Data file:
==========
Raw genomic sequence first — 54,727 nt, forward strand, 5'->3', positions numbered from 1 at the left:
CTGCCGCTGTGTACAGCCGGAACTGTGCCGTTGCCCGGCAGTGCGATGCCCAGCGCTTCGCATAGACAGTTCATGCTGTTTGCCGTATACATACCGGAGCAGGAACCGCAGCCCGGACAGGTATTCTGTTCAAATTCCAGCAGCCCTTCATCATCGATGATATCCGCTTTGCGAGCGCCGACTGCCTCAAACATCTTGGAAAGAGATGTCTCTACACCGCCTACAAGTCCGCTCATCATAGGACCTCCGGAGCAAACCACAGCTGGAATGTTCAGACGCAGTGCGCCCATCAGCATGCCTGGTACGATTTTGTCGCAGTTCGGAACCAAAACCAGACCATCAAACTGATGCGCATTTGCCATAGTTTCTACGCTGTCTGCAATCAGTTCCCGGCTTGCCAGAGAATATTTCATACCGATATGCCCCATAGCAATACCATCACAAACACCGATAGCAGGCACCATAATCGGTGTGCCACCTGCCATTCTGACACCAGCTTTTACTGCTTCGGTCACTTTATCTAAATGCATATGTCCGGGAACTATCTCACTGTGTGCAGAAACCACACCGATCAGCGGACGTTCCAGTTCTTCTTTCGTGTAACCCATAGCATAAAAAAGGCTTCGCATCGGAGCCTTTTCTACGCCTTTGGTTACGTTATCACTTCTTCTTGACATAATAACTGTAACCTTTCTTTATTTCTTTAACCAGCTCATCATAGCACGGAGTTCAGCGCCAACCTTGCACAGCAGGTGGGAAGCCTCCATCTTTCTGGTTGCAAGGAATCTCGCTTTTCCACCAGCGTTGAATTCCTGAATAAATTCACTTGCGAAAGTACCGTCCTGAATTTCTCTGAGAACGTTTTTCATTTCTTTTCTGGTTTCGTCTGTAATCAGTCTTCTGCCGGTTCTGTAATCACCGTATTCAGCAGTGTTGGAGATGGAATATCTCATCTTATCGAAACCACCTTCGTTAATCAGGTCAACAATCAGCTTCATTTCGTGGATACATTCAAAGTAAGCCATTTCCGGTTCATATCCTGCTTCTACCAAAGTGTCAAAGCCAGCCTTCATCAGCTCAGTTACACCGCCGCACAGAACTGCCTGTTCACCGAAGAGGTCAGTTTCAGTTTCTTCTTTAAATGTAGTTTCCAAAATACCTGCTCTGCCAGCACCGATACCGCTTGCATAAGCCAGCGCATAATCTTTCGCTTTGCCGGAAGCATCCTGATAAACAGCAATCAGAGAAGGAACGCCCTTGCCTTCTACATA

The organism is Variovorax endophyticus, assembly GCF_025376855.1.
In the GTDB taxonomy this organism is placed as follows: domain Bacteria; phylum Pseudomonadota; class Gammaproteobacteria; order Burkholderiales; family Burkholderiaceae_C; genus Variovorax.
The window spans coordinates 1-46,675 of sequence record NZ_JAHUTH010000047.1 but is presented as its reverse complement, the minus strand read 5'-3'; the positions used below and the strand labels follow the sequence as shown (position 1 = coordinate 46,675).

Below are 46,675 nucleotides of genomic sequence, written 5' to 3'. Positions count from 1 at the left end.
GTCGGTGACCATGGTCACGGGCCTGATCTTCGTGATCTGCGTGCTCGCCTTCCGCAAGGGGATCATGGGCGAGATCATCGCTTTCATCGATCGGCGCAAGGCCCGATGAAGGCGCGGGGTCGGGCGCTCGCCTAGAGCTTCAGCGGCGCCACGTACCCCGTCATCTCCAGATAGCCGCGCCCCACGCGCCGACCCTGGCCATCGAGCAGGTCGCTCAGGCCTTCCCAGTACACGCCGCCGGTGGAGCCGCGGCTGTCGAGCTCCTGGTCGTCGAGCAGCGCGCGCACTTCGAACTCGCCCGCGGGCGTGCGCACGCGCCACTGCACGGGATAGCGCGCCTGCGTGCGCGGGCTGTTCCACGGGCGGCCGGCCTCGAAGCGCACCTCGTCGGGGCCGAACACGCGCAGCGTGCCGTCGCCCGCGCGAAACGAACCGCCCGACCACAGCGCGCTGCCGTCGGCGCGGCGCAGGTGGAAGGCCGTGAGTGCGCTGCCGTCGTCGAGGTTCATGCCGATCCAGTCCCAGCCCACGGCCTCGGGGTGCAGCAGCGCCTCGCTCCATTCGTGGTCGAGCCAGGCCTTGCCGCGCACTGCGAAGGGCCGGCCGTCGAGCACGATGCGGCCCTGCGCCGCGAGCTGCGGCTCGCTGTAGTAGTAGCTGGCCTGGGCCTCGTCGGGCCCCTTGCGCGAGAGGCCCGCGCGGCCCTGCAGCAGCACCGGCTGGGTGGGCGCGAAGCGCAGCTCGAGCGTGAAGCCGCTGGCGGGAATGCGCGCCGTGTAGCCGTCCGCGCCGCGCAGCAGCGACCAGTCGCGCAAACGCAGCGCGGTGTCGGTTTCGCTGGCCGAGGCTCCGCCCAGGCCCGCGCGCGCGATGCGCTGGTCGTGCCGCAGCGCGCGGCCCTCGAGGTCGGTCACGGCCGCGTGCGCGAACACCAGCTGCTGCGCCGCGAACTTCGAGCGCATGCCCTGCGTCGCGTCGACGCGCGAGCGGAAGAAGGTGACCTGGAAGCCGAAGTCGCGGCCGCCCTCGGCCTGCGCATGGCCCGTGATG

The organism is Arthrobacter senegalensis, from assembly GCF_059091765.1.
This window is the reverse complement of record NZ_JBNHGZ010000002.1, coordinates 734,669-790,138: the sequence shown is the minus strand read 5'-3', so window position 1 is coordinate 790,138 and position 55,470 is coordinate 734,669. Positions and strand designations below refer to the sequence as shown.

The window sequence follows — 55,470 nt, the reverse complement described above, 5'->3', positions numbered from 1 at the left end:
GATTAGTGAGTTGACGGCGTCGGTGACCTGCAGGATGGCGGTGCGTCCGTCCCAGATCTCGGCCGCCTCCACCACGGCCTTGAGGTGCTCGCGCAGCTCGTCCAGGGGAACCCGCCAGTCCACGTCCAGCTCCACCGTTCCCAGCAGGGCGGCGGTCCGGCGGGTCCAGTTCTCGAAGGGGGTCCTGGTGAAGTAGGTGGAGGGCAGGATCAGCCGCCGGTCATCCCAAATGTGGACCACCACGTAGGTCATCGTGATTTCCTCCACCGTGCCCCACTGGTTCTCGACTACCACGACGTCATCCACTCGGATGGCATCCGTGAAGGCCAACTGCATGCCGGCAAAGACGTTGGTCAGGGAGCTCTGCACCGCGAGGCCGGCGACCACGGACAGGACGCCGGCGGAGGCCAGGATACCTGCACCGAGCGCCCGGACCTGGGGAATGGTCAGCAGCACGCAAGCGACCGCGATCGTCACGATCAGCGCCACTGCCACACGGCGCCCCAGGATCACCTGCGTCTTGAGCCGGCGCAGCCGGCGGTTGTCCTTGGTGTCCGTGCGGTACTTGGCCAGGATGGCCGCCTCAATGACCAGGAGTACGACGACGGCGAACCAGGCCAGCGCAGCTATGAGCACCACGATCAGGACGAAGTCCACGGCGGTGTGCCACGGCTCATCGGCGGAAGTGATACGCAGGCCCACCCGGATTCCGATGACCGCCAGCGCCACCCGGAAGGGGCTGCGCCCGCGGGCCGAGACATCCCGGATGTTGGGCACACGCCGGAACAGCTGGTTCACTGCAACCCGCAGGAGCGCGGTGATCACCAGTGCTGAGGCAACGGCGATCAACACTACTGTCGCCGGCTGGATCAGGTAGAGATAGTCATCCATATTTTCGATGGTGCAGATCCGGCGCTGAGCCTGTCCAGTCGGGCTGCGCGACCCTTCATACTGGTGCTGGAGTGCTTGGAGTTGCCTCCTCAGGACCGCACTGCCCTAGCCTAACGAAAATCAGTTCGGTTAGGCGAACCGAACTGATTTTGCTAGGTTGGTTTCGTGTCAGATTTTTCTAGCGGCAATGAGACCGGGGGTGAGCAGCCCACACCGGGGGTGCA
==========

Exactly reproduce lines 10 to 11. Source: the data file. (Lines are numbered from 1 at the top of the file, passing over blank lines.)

The window sequence follows — 55,470 nt, the reverse complement described above, 5'->3', positions numbered from 1 at the left end:
GATTAGTGAGTTGACGGCGTCGGTGACCTGCAGGATGGCGGTGCGTCCGTCCCAGATCTCGGCCGCCTCCACCACGGCCTTGAGGTGCTCGCGCAGCTCGTCCAGGGGAACCCGCCAGTCCACGTCCAGCTCCACCGTTCCCAGCAGGGCGGCGGTCCGGCGGGTCCAGTTCTCGAAGGGGGTCCTGGTGAAGTAGGTGGAGGGCAGGATCAGCCGCCGGTCATCCCAAATGTGGACCACCACGTAGGTCATCGTGATTTCCTCCACCGTGCCCCACTGGTTCTCGACTACCACGACGTCATCCACTCGGATGGCATCCGTGAAGGCCAACTGCATGCCGGCAAAGACGTTGGTCAGGGAGCTCTGCACCGCGAGGCCGGCGACCACGGACAGGACGCCGGCGGAGGCCAGGATACCTGCACCGAGCGCCCGGACCTGGGGAATGGTCAGCAGCACGCAAGCGACCGCGATCGTCACGATCAGCGCCACTGCCACACGGCGCCCCAGGATCACCTGCGTCTTGAGCCGGCGCAGCCGGCGGTTGTCCTTGGTGTCCGTGCGGTACTTGGCCAGGATGGCCGCCTCAATGACCAGGAGTACGACGACGGCGAACCAGGCCAGCGCAGCTATGAGCACCACGATCAGGACGAAGTCCACGGCGGTGTGCCACGGCTCATCGGCGGAAGTGATACGCAGGCCCACCCGGATTCCGATGACCGCCAGCGCCACCCGGAAGGGGCTGCGCCCGCGGGCCGAGACATCCCGGATGTTGGGCACACGCCGGAACAGCTGGTTCACTGCAACCCGCAGGAGCGCGGTGATCACCAGTGCTGAGGCAACGGCGATCAACACTACTGTCGCCGGCTGGATCAGGTAGAGATAGTCATCCATATTTTCGATGGTGCAGATCCGGCGCTGAGCCTGTCCAGTCGGGCTGCGCGACCCTTCATACTGGTGCTGGAGTGCTTGGAGTTGCCTCCTCAGGACCGCACTGCCCTAGCCTAACGAAAATCAGTTCGGTTAGGCGAACCGAACTGATTTTGCTAGGTTGGTTTCGTGTCAGATTTTTCTAGCGGCAATGAGACCGGGGGTGAGCAGCCCACACCGGGGGTGCA